One of Missouri's prized Democratic superdelegates, the Democrat from St. Louis County said she has been offered private meetings with Sen. Barack Obama and former President Bill Clinton, but has refused to meet with either campaign and is waiting for the rest of the country to decide before making an endorsement.
"I really do think that the people of this country and the territories that belong to this country should ultimately decide," Chappelle-Nadal said.
Chappelle-Nadal said she's noticed an absence of discussion about the death penalty, nursing home care, unethical treatment of animals or the budget deficit. She said she hopes Obama or Sen. Hillary Clinton will begin to address issues important to her.
She's one of six Missouri Democratic superdelegates who remain unpledged more than a month after the Missouri primary, and many show no sign of coming close to making a decision.
The state has 16 superdelegates, with four apiece pledged to Clinton and Obama. Six are undecided, and two will be named at the state convention next month, according to Missouri Democratic spokesperson Jack Cardetti.
The other five undecided super-delegates are U.S Rep. Ike Skelton; Secretary of State Robin Carnahan; John Temporiti, chairman of the Missouri Democratic Party; Yolanda Wheat, vice chairman of the Missouri Democratic Party; and Leila Medley, political director for the Missouri National Education Association.
Cardetti said that as the state chairman, Temporiti will remain neutral throughout the national primaries. .
Medley said she's as undecided as the general public when looking at Obama and Clinton and waiting for one of them to take up the mantle of former Sen. John Edwards' platform before making a decision.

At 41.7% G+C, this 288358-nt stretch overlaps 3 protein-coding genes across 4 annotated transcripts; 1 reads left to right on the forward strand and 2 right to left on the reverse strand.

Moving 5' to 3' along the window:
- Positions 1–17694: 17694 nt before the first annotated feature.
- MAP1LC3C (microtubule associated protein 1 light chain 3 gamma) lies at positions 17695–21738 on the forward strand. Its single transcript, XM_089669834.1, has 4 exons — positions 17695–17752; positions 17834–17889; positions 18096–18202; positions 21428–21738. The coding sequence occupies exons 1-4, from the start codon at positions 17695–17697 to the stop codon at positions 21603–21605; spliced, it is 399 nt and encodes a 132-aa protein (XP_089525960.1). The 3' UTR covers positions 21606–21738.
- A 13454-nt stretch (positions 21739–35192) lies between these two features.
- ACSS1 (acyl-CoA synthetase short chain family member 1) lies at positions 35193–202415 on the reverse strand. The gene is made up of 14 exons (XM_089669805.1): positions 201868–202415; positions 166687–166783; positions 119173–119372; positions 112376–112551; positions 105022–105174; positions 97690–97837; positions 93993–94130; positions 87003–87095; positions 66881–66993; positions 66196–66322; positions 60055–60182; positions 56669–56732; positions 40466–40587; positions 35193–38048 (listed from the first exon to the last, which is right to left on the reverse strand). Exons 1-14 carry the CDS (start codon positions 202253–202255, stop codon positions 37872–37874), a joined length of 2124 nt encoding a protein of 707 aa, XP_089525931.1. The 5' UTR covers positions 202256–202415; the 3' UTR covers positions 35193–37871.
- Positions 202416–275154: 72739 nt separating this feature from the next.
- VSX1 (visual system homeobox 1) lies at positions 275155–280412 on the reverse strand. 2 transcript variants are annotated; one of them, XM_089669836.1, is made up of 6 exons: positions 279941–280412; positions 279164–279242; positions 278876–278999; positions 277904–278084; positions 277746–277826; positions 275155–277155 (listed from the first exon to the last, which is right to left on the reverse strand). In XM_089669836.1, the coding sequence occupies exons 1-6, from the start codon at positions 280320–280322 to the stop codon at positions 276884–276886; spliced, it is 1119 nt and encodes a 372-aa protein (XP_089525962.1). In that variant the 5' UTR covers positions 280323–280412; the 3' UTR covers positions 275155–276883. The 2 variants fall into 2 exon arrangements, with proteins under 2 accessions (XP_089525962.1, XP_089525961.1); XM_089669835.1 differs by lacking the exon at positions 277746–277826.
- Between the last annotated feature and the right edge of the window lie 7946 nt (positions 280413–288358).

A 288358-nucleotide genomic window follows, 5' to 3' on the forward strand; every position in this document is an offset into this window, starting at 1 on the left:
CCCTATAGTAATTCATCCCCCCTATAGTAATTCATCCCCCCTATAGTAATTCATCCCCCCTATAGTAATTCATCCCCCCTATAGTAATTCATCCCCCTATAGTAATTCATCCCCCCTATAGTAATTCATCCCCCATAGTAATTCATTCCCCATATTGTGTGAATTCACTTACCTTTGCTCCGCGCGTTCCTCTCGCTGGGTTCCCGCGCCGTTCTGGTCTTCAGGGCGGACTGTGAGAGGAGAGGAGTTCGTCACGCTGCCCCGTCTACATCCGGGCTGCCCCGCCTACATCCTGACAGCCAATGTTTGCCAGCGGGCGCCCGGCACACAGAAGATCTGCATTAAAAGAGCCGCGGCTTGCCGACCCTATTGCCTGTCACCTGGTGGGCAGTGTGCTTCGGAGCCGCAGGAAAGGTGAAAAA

Pledged delegates from the Feb. 5 primary are also deadlocked, at 36 apiece, Cardetti said.
U.S. Rep. Lacy Clay from St. Louis, Obama's Missouri co-chair and pledged Obama superdelegate, said that regardless of the superdelegate mathematics, the campaign is Obama's. Clay said that later this week, Obama will gain the support of 50 undecided Democratic superdelegates.
"She (Sen. Clinton) will not make up those numbers," Clay said. "This race is over."
U.S Congressman Emanuel Cleaver, who represents Missouri's 5th District, has been a Clinton supporter since August, his spokesperson Danny Rotert said. Rotert cites Cleaver's long history with the Clintons as a major reason for support.
"Whoever the next president is, they will inherit a huge mess on Day 1," Rotert said. "(Cleaver) believes Sen. Clinton will be more than up to the challenge."